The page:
history of science
Originally published 02/11/2014
Life, death, and Sputnik.
Originally published 11/14/2013
Their chosen names were influenced by an ever changing mix of language, culture and our understanding of chemistry.
Originally published 08/07/2013
Bob Filner, the embattled mayor of San Diego who faces allegations of sexual harassment and abuse, taught in the history department at San Diego State University for over twenty years before running for Congress in 1993. Filner, who was born in Pittsburgh, received his B.A., M.A., and Ph.D. at Cornell University in Ithaca, New York. His Ph.D. dissertation, entitled “Science and Politics in England, 1930-1945: The Social Relations of Science Movement,” was completed under the supervision of L. Pearce Williams in 1973. He was employed as a historian of science by San Diego State from 1970 until his election to Congress in 1993. HNN filed a public records request at SDSU for Filner's employment records, but we were informed that all employment files at that university are purged after ten years.
Originally published 07/22/2013
Darin Hayton is a historian of early modern science at Haverford College.
Originally published 04/17/2013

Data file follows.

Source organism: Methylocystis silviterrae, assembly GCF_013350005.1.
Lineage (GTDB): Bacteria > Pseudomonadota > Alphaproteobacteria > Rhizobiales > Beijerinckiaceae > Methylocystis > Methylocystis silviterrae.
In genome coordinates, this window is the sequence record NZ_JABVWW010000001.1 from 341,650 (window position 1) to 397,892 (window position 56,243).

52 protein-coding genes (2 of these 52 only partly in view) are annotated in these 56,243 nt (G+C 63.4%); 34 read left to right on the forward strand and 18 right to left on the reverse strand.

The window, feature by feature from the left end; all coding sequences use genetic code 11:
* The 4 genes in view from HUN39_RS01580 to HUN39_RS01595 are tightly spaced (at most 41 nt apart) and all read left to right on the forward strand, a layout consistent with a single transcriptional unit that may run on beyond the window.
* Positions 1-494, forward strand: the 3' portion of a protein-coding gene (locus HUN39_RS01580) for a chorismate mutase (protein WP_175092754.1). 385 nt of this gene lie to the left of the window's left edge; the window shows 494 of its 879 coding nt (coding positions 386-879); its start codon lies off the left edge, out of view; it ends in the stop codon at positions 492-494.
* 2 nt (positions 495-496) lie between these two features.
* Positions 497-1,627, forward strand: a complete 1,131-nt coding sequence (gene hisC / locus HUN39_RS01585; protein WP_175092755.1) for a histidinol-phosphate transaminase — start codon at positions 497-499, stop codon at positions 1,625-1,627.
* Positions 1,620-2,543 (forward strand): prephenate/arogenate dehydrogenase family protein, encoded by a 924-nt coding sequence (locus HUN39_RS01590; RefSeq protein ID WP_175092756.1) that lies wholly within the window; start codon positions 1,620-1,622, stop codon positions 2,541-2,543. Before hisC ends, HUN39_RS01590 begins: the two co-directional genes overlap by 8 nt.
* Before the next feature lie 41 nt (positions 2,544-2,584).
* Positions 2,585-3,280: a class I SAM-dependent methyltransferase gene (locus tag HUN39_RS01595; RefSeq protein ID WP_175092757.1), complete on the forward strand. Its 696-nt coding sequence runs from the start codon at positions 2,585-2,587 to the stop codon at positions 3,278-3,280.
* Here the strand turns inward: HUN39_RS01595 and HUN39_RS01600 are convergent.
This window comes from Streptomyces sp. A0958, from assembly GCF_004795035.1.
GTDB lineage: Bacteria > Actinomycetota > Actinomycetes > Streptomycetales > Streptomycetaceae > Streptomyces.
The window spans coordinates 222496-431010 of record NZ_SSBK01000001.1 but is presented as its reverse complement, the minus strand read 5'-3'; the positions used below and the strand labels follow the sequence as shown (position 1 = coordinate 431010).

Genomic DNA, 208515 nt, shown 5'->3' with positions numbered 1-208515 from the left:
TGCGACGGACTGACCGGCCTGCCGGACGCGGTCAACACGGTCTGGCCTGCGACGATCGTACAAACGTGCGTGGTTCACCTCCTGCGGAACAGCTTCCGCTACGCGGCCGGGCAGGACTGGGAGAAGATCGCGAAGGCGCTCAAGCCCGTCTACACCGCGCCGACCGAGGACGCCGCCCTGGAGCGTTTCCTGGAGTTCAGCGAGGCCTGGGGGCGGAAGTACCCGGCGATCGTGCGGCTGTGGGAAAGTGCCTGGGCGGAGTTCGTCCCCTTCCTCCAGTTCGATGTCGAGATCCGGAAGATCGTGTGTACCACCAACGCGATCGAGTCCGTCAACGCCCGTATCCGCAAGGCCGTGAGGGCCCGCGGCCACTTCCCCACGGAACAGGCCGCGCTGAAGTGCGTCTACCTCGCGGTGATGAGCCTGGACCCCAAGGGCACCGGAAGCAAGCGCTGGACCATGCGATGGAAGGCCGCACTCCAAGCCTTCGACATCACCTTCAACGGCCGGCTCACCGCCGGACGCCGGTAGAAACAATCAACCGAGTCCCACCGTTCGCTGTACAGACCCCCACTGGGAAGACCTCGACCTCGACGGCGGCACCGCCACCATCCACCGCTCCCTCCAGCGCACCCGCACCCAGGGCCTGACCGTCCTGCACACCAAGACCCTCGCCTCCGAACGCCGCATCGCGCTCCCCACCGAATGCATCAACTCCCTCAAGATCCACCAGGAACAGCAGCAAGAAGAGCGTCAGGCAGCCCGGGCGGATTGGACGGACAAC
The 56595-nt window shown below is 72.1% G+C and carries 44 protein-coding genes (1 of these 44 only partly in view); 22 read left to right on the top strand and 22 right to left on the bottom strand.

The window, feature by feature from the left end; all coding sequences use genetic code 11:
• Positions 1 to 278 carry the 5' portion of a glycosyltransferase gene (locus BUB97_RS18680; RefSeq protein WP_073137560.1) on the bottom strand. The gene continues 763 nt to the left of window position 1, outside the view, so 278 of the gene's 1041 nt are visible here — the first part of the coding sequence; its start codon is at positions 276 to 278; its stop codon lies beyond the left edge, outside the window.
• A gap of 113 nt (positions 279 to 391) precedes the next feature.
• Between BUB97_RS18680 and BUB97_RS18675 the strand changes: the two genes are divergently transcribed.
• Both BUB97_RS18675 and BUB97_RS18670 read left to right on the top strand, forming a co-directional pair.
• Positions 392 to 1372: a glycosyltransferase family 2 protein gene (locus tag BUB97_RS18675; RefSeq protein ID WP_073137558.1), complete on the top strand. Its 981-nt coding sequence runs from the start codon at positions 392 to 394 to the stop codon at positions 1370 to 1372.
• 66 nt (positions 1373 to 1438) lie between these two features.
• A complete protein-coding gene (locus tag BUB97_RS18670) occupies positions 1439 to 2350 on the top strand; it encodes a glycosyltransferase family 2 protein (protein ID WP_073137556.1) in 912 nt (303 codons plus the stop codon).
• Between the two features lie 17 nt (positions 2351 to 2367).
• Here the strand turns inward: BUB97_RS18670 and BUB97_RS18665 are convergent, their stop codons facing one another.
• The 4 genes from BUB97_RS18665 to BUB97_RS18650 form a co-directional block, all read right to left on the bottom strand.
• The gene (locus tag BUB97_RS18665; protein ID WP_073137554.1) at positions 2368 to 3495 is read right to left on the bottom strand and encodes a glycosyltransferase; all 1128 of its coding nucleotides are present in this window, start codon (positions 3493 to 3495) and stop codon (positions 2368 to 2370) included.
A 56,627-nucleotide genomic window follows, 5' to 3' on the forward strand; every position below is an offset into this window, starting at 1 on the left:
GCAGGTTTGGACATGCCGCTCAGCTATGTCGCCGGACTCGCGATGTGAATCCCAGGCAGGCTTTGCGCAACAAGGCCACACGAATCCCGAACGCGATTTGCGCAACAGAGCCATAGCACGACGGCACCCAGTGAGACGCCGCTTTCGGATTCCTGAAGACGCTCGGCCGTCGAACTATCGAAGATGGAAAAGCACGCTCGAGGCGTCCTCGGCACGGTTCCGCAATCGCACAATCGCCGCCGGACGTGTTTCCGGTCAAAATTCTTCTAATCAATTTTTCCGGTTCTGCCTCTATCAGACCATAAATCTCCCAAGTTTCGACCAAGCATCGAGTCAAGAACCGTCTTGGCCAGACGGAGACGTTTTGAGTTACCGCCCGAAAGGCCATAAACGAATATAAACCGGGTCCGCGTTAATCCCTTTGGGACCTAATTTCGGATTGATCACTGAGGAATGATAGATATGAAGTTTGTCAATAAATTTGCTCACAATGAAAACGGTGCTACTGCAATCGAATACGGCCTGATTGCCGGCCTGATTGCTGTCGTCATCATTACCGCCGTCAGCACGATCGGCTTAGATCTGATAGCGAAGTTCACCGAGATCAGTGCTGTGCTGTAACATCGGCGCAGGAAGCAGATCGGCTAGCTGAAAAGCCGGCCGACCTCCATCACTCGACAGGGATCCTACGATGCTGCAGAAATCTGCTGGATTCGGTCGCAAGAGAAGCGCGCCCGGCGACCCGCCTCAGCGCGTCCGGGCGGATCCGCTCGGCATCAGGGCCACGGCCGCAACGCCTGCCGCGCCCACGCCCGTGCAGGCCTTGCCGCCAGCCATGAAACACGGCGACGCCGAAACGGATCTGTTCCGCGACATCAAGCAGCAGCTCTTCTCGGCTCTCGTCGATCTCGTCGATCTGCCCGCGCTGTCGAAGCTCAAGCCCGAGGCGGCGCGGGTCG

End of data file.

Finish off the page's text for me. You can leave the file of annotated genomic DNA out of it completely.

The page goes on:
One of the best things about teaching at Stevens Institute of Technology, which I joined in 2005, is shooting the shit with distinguished historian of science James E. McClellan III. Jim has authored, co-authored or edited half a dozen books, including Science and Technology in World History: An Introduction, which he wrote with our late Stevens colleague Harold Dorn. The book, which won an award from the World History Association, serves as my textbook when I teach “History of Science and Technology.” Every time I read the book I learn something new, which perhaps means that I never read it carefully enough. Just kidding. I’ve learned more about the history of science from Jim than I like to admit....Horgan: To what extent can we learn about the emergence of modern science by focusing on pre-revolutionary France?
Originally published 01/16/2013
Lawrence M. Krauss, a theoretical physicist at Arizona State University, is the author, most recently, of “A Universe From Nothing: Why There Is Something Rather Than Nothing.”TO our great peril, the scientific community has had little success in recent years influencing policy on global security. Perhaps this is because the best scientists today are not directly responsible for the very weapons that threaten our safety, and are therefore no longer the high priests of destruction, to be consulted as oracles as they were after World War II.The problems scientists confront today are actually much harder than they were at the dawn of the nuclear age, and their successes more heartily earned. This is why it is so distressing that even Stephen Hawking, perhaps the world’s most famous living scientist, gets more attention for his views on space aliens than his views on nuclear weapons.Scientists’ voices are crucial in the debates over the global challenges of climate change, nuclear proliferation and the potential creation of new and deadly pathogens. But unlike in the past, their voices aren’t being heard....
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